The Donnelley Foundation has a decades-long history of support for the South Carolina Lowcountry, specifically nine counties along the coast from Horry to Jasper. Founders Gaylord and Dorothy Donnelley, of iconic Chicago printing company RR Donnelley, established their legacy of support for the South Carolina coast when they purchased land in the ACE basin and donated 10,000 acres to the South Carolina Department of National Resources as the Donnelley Wildlife Management Agency. With three areas of focus—land management, artistic vitality and regional collections—the foundation provides general operating support and project grants for dozens of organizations throughout the state totaling $2.5 million annually.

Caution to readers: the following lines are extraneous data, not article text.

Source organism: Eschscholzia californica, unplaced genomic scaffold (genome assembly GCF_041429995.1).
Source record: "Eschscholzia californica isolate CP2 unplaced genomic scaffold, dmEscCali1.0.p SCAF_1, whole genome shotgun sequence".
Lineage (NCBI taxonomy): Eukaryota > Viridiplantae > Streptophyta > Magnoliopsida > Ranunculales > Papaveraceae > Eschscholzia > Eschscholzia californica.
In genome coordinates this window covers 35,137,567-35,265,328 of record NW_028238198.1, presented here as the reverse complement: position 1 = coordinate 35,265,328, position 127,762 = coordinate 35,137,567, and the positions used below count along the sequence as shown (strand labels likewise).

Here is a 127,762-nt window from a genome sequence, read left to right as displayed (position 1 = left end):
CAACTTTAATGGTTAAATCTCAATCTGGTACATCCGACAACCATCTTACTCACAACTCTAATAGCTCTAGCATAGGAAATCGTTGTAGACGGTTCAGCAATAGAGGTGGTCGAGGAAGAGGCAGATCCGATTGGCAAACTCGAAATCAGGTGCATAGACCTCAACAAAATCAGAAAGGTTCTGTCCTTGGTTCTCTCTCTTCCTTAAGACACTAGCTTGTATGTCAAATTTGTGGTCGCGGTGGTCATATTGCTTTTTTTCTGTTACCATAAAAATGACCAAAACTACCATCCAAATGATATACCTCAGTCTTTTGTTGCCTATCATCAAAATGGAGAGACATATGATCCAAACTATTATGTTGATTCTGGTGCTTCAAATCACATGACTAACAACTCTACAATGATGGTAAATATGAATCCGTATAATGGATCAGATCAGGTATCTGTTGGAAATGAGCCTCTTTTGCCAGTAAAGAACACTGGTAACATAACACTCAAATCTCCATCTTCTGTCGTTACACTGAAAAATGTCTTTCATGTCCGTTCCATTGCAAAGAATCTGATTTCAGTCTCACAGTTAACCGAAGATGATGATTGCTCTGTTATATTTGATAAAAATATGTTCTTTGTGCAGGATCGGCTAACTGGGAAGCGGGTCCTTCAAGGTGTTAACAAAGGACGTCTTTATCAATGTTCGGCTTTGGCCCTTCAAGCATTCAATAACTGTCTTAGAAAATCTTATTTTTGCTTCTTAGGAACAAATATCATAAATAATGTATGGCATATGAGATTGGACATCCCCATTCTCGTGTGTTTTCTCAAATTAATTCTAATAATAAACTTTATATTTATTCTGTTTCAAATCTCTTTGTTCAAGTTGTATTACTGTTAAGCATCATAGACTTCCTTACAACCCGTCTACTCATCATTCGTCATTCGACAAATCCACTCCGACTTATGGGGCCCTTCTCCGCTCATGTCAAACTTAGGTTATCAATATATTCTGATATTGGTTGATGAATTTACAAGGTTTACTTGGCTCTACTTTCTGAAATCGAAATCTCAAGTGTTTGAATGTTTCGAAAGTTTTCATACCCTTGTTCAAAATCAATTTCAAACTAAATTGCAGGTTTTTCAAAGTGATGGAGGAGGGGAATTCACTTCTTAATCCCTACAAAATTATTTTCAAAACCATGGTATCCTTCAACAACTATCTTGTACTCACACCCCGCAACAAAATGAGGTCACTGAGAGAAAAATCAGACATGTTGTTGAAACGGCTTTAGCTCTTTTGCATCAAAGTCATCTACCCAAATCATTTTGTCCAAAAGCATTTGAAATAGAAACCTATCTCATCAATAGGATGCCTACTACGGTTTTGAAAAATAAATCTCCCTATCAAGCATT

The S.C. Maritime Museum and Joyner Institute grants reflect the foundation’s new Broadening Narratives strategic plan, especially as it relates to the collections community.
“We’ve been particularly focused on museums, libraries, and cultural institutions trying to protect and preserve the stories of their communities,” says Kerri Forrest, director of the Lowcountry Programs at the Donnelley Foundation. “We wanted to take our focus off the objects and make it more about the story. When we encounter significant objects, we ask, ‘What is it about these materials that tells a different or undertold story about the communities we live in that’s important to a complete understanding of our community?’”